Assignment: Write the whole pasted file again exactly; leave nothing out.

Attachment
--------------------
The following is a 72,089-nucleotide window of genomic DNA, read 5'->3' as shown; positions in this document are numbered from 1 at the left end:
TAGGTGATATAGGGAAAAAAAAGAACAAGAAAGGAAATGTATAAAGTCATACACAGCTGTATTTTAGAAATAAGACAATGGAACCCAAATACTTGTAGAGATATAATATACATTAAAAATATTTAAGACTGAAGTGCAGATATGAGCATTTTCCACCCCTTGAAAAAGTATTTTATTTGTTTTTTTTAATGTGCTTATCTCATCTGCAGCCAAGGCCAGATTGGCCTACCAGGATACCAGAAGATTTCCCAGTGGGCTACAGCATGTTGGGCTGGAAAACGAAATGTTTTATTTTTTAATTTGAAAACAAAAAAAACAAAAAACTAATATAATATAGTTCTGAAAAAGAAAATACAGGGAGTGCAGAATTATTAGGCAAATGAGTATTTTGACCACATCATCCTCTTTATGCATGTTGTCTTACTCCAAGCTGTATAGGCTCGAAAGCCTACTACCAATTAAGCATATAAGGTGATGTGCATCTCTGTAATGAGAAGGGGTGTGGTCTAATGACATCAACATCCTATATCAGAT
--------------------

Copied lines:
The following is a 72,089-nucleotide window of genomic DNA, read 5'->3' as shown; positions in this document are numbered from 1 at the left end:
TAGGTGATATAGGGAAAAAAAAGAACAAGAAAGGAAATGTATAAAGTCATACACAGCTGTATTTTAGAAATAAGACAATGGAACCCAAATACTTGTAGAGATATAATATACATTAAAAATATTTAAGACTGAAGTGCAGATATGAGCATTTTCCACCCCTTGAAAAAGTATTTTATTTGTTTTTTTTAATGTGCTTATCTCATCTGCAGCCAAGGCCAGATTGGCCTACCAGGATACCAGAAGATTTCCCAGTGGGCTACAGCATGTTGGGCTGGAAAACGAAATGTTTTATTTTTTAATTTGAAAACAAAAAAAACAAAAAACTAATATAATATAGTTCTGAAAAAGAAAATACAGGGAGTGCAGAATTATTAGGCAAATGAGTATTTTGACCACATCATCCTCTTTATGCATGTTGTCTTACTCCAAGCTGTATAGGCTCGAAAGCCTACTACCAATTAAGCATATAAGGTGATGTGCATCTCTGTAATGAGAAGGGGTGTGGTCTAATGACATCAACATCCTATATCAGAT